Monday, August 9, 2010

The Rabbis and the Messiah

A Rabbi took issue with my use of the great Messianic passage of Isaiah 53 in applying it to Jesus. Here’s my response:

I’m glad to see that you are bringing Scripture—something we both respect—into the discussion. You wrote:

“Isaiah 53 says that the ‘suffering servant’ will live to see his biological offspring and have a long life. It also says that the Suffering Servant is not physically attractive, suffered from illness, and is despised and rejected by man. That this could be a prophecy about Jesus is absolutely contradicted by the New Testament which says that Jesus died relatively young, with no children. He's described as physically beautiful, in great health, and that he had thousands of followers from all walks of life in Judea.”

The text doesn’t say “biological offspring” but rather “offspring”:

Isaiah 53:10 “Yet it was the LORD'S will to crush him and cause him to suffer, and though the LORD makes his life a guilt offering, he will see his OFFSPRING and prolong his days, and the will of the LORD will prosper in his hand.”

Furthermore, from the context, we understand “offspring” to mean spiritual offspring. Consistent with the life of Jesus, the text actually says that the Messiah will have no physical offspring,:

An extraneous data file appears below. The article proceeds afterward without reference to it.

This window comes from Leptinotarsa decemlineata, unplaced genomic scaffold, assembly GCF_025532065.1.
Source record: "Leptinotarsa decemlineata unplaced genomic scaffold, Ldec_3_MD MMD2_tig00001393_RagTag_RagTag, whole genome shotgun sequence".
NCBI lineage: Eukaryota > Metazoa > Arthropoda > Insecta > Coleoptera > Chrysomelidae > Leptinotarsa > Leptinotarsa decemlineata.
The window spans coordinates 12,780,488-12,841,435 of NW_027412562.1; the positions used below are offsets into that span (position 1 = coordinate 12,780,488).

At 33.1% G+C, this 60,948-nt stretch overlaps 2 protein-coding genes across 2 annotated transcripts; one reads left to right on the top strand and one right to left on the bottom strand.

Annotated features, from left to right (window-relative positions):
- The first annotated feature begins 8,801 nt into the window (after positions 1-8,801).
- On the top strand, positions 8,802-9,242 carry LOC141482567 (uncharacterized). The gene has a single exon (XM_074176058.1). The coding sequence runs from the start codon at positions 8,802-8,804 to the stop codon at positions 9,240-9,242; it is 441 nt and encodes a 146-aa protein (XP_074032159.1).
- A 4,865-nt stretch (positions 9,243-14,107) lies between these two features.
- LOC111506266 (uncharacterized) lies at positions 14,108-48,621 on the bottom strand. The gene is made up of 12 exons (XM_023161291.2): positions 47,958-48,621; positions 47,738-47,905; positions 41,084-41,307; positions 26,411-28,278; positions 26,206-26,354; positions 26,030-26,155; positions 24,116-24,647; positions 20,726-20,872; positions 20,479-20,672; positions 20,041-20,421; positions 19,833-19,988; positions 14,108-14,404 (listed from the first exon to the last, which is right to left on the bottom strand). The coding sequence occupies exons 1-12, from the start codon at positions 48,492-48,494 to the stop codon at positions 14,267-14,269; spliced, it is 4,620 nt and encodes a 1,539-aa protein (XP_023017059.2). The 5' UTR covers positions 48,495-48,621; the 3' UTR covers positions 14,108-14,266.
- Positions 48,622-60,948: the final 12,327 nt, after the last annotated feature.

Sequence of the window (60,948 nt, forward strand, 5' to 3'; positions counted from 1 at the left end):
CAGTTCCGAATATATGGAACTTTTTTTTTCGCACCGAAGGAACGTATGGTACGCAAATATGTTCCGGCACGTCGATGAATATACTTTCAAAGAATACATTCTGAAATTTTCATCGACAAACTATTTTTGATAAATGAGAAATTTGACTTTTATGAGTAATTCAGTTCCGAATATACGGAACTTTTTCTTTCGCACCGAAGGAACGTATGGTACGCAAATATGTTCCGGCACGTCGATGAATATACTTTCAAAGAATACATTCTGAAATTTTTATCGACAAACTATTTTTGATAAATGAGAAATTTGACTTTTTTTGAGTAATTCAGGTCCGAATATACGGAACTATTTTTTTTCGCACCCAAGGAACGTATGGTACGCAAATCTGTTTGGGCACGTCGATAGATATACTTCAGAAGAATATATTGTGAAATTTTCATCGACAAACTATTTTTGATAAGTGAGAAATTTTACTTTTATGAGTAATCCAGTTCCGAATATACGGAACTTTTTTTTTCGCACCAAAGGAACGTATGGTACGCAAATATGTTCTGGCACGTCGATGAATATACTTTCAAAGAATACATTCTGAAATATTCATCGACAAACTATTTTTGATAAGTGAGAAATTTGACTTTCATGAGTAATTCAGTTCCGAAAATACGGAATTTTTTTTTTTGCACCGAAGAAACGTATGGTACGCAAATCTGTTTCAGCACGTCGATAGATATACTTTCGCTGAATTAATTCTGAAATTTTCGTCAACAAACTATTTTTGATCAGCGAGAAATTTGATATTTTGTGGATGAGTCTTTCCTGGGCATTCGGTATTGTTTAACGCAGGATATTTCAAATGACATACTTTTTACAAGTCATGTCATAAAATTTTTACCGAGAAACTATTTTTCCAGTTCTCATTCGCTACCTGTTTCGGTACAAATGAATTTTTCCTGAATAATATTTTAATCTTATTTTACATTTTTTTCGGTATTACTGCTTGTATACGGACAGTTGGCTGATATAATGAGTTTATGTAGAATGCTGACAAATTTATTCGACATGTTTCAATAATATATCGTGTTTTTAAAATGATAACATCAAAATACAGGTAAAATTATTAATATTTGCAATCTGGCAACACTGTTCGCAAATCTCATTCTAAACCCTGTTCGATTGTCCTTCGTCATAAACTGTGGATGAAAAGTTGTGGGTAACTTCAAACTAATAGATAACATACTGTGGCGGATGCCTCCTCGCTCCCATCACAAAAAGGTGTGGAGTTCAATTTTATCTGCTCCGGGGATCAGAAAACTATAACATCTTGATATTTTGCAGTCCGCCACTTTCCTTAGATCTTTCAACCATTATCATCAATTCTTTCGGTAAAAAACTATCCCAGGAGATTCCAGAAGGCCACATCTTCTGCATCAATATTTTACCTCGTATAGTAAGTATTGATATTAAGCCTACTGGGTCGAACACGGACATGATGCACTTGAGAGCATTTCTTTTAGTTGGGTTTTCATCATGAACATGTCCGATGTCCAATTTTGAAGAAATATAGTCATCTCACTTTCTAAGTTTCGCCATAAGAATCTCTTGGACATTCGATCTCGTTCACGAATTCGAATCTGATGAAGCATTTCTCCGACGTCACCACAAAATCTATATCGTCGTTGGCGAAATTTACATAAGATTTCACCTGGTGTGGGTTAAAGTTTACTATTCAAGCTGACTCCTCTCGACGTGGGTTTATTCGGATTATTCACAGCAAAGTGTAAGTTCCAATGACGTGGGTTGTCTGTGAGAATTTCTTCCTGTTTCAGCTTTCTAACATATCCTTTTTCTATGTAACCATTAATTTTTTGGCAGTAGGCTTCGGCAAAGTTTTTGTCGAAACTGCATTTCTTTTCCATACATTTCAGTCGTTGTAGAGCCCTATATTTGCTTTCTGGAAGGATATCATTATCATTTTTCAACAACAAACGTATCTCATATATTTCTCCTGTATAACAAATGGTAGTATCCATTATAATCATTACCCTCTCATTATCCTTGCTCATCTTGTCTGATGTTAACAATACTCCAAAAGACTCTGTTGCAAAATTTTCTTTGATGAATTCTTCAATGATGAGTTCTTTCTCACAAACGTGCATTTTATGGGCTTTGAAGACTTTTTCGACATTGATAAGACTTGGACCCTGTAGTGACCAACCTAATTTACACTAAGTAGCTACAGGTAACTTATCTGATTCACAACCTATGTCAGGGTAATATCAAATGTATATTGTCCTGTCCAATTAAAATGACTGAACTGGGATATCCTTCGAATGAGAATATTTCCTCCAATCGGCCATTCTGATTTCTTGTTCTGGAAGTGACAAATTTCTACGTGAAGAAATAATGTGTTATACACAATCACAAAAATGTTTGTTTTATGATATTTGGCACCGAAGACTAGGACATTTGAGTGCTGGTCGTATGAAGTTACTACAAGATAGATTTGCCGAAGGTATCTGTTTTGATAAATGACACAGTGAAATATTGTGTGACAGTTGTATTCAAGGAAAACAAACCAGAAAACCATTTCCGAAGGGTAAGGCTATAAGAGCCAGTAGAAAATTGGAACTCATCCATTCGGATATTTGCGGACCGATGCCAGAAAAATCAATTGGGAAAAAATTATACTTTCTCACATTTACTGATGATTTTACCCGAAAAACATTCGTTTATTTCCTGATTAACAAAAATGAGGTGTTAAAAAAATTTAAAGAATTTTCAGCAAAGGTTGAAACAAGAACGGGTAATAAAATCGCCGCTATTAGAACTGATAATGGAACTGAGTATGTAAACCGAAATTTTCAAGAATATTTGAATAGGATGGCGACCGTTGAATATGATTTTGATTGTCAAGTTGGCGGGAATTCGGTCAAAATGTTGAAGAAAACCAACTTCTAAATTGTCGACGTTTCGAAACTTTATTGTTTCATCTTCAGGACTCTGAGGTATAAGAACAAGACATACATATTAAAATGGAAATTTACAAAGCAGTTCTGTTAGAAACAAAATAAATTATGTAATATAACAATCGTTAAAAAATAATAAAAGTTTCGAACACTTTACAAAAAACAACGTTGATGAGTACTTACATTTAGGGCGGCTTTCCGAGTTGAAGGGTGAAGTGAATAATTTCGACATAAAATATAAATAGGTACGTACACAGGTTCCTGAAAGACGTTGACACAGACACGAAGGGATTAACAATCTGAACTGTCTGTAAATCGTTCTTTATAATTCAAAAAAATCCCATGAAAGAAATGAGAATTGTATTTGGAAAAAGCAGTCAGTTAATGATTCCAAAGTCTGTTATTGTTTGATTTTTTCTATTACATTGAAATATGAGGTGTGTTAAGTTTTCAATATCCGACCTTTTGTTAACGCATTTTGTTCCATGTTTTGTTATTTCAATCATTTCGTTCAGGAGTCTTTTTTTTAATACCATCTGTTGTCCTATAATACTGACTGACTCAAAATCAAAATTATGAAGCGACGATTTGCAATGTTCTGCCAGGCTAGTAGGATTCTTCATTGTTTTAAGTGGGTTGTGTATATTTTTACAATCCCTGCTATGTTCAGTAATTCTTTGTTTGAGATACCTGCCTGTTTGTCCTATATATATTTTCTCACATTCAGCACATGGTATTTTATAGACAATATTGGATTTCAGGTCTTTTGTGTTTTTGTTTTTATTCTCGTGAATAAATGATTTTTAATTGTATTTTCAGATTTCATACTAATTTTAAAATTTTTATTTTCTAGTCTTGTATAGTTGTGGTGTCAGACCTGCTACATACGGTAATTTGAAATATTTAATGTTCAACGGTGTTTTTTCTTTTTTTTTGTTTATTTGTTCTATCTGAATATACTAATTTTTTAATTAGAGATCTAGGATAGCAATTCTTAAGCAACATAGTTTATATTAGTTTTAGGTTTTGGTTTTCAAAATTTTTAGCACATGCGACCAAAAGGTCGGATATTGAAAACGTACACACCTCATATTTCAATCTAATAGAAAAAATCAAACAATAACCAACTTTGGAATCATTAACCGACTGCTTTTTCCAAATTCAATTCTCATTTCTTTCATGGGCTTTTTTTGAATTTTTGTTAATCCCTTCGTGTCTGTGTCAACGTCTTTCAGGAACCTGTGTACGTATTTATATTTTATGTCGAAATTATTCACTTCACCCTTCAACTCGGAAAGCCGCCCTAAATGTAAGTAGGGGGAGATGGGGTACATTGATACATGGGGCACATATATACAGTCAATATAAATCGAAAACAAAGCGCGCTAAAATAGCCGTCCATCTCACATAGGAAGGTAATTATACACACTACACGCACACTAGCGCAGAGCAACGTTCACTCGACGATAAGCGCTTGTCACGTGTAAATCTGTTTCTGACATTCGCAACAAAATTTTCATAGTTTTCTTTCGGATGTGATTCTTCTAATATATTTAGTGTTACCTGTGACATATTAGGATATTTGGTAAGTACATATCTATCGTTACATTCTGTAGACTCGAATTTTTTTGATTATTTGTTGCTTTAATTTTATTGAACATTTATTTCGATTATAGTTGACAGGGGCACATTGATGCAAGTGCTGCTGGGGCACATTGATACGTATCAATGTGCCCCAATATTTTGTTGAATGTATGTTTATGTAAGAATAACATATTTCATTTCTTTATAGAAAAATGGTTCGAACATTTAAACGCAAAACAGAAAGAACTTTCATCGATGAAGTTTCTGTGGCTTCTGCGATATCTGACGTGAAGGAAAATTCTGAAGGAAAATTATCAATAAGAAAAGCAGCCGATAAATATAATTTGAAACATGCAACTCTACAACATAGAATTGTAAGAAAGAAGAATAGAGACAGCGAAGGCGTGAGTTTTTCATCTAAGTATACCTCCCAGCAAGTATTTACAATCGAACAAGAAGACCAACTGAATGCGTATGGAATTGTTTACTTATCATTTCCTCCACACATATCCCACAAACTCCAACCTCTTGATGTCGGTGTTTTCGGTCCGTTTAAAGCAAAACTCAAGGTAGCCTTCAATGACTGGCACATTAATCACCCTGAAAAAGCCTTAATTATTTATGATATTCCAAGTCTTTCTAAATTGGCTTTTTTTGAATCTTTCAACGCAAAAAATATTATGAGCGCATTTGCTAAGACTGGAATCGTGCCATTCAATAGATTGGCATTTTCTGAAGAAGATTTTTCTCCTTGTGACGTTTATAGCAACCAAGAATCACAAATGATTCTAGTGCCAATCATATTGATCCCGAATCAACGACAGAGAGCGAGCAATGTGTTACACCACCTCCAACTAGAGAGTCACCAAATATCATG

Isaiah 53:8 “By oppression and judgment he was taken away. And who can speak of his DESCENDANTS? For he was cut off from the land of the living; for the transgression of my people he was stricken.”

Of course, you will argue, as do other rabbis, that the Hebrew word for “offspring” (“zarah”) never refers to spiritual offspring. However, this argument is contradicted by:

Isaiah 57:3-4 "But you--come here, you sons of a sorceress, you OFFSPRING of adulterers and prostitutes! Whom are you mocking? At whom do you sneer and stick out your tongue? Are you not a brood of rebels, the OFFSPRING of liars?

It was understood that the offspring resembled their parents. Therefore, to say “you OFFSPRING of adulterers,” is to accuse someone of having the same spiritual character as an adulterer. The text also argues in favor of spiritual offspring by the fact that He will “justify (‘make righteous’) many”:

Isaiah 53:11 “After the suffering of his soul, he will see the light of life and be satisfied; by his knowledge my righteous servant will JUSTIFY MANY, and he will bear their iniquities.”

All of this sounds like our Messiah Jesus! About His being “physically beautiful,” the NT is silent in this regard. About Him being popular, He was as long as He healed and fed the multitudes. But in the end, these multitudes cried out to the hated Pilate, “Crucify Him!” This hardly seems like popularity!

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